"Safe spaces" can be hard to come by when you're a POC artist — especially in predominantly white music communities — but when Cameroon-born artist Laetitia Tamko moved to New York city, she began to find nurturing communities that felt loving, supportive and more inclined to embrace her for who she is.
Tamko, who goes by the alias Vagabon, is a multi-instrumentalist with a knack for poetic storytelling, a gift that proves effective as she channels her experiences on her striking debut album, Infinite Worlds. Across these eight songs, Tamko both waxes intimate, telling tales of self-doubt and introspection, and stands tall, giving her fearless take on genre-surfing rock anthems delivered with gusto, shifting between savoury punk-rock belting and gritty yet harmonious vocals.
"I've been dying to go / This is not my home," sings Tamko on "Fear & Force," a wistful acoustic jam that ascends into lush synth flutters, brushing elbows with grungy reverb and steady kick drums on occasion. The feeling of instability isn't yet shaken on "Minneapolis," but the track's sludgy, whirlwind guitars and murky bass lines provide the perfect backdrop for Tamko's continued protests.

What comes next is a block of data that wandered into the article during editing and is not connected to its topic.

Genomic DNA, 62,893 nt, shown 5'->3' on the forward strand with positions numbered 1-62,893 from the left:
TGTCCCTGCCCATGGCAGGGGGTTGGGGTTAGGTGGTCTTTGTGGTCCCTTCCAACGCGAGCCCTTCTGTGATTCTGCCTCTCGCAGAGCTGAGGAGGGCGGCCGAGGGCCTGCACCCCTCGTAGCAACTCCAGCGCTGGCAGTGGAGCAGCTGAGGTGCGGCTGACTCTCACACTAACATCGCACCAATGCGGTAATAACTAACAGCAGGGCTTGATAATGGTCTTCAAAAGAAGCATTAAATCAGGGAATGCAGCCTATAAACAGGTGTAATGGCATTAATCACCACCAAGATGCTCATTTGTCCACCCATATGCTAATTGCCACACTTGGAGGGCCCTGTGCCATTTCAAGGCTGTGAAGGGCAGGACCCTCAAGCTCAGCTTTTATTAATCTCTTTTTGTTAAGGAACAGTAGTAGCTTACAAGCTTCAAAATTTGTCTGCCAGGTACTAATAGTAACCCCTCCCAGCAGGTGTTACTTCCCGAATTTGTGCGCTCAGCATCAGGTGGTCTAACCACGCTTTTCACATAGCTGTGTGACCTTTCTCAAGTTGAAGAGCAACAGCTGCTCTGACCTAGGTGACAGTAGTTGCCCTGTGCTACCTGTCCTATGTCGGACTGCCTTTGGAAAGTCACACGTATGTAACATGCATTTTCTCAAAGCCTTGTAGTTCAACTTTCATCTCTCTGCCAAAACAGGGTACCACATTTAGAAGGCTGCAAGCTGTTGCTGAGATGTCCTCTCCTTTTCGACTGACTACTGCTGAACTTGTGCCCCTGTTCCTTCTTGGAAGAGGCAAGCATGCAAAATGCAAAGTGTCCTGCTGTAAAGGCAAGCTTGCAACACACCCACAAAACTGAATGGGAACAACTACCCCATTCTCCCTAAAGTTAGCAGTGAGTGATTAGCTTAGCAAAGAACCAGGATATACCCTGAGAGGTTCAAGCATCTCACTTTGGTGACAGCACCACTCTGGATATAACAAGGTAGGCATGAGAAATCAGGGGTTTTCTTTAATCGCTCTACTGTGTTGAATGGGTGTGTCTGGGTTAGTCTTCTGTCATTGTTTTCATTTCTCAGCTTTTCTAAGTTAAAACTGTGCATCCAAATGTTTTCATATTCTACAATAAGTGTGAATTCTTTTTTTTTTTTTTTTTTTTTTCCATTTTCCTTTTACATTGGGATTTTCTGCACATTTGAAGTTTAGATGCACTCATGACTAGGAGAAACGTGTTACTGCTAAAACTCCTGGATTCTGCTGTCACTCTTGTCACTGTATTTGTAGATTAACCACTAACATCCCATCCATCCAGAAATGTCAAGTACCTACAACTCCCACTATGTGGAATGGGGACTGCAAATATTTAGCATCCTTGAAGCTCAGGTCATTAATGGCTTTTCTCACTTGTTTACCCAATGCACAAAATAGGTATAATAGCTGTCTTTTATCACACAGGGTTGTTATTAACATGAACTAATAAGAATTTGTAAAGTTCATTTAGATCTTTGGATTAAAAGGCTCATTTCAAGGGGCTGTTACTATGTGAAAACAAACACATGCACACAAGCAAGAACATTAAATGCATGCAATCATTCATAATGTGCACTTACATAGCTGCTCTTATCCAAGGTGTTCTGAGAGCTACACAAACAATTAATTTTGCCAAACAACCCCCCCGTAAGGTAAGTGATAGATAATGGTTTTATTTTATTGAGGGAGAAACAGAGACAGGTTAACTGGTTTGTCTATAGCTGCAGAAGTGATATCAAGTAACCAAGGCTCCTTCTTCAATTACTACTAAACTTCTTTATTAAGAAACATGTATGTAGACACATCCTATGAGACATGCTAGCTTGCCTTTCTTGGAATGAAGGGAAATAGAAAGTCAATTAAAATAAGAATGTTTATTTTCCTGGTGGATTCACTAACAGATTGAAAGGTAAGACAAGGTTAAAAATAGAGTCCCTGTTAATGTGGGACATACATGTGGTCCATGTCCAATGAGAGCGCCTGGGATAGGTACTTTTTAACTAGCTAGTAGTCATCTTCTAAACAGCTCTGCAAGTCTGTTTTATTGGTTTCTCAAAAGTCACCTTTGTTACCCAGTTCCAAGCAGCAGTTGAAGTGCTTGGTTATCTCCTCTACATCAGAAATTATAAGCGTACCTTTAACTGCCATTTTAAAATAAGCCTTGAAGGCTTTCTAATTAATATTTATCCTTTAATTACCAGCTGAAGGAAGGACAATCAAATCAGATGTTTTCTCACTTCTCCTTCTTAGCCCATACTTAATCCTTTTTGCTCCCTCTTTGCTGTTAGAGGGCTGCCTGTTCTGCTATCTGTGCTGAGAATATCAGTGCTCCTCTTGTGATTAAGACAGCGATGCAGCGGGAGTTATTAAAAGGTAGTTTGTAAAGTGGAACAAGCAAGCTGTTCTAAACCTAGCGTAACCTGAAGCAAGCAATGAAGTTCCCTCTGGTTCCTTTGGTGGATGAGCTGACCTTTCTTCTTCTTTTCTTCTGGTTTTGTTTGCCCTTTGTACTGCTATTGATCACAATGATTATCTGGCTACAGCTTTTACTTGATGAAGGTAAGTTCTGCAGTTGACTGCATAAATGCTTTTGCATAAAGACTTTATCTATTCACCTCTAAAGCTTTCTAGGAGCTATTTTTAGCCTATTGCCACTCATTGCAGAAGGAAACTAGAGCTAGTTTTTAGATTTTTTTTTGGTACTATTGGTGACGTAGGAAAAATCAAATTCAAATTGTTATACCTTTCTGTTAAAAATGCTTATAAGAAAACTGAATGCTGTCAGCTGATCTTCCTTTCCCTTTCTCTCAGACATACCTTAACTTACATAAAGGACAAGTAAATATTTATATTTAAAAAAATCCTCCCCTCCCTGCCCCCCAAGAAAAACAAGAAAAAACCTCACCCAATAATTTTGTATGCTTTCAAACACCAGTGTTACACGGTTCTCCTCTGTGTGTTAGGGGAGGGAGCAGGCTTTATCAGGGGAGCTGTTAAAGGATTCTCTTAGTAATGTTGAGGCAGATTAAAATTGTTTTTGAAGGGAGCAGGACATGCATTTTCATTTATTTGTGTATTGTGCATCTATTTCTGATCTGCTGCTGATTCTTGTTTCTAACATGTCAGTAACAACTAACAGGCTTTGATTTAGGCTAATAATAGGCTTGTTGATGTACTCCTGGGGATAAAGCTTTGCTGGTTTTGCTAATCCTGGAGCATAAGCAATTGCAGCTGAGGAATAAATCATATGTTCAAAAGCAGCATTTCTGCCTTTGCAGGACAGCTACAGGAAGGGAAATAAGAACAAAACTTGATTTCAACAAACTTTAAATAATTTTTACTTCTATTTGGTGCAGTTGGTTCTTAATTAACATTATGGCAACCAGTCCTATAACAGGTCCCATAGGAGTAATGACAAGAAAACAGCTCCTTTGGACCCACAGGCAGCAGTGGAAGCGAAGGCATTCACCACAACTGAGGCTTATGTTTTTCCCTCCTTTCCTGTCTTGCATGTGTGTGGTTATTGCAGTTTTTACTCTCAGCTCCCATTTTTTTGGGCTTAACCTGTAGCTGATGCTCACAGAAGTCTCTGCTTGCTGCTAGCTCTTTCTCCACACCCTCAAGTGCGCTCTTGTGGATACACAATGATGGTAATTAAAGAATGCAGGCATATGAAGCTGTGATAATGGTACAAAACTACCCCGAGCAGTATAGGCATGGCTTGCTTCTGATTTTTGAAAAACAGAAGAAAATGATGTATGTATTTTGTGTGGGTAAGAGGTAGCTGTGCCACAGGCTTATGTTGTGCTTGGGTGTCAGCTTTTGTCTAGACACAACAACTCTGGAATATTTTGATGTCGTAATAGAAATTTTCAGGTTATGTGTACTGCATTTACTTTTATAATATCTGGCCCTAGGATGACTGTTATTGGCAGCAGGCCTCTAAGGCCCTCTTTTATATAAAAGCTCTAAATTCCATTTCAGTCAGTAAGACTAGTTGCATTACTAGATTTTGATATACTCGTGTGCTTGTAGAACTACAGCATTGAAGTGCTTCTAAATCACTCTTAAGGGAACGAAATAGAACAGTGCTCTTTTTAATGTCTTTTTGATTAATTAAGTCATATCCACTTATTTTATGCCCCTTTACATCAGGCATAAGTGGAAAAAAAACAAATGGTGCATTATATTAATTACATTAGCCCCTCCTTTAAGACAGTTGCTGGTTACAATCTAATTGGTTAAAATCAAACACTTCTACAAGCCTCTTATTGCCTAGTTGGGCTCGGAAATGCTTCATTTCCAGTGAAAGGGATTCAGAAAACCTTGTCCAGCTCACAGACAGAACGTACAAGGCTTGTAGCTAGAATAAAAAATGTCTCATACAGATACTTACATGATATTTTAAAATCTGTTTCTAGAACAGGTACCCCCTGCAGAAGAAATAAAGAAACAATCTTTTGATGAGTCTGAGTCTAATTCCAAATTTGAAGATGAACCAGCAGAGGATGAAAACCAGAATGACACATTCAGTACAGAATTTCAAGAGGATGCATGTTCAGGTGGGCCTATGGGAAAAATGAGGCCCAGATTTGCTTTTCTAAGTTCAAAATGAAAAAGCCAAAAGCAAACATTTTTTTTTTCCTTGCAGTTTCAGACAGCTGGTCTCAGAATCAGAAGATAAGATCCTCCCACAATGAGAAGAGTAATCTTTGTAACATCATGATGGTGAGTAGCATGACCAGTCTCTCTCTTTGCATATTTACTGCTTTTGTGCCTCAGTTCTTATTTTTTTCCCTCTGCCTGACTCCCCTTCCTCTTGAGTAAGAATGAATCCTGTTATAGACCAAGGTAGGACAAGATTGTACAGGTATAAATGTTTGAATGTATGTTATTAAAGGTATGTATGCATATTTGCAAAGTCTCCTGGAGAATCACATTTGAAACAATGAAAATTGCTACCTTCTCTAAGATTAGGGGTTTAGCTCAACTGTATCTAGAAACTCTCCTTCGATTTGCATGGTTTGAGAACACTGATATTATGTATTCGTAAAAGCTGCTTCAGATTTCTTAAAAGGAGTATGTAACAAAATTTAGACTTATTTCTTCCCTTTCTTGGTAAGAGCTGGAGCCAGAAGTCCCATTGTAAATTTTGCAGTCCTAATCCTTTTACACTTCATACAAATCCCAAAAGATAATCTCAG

After the atmospheric pop one-off "Mal á L'aise" fades into a dreamy, six-minute jaunt, "Cleaning House" takes a reflective leap into a personal conversation, presented in song form, about personal agency and our ability to assert ourselves, even in complicated situations. The record ends with "Alive and A Well," a moment of complete selflessness in which she bares her soul over acoustic licks and hissy feedback.
Much like Solange's A Seat at the Table, Infinite Worlds offers several platforms for Tamko to navigate blackness, personhood, love and safe spaces on her own terms. Challenging the perception of shared space and visibility, Tamko has released the perfect record for women of colour who, unbeknownst to some, have been secretly shredding harder then white men for years, and are finally ready to be heard. (Father Daughter)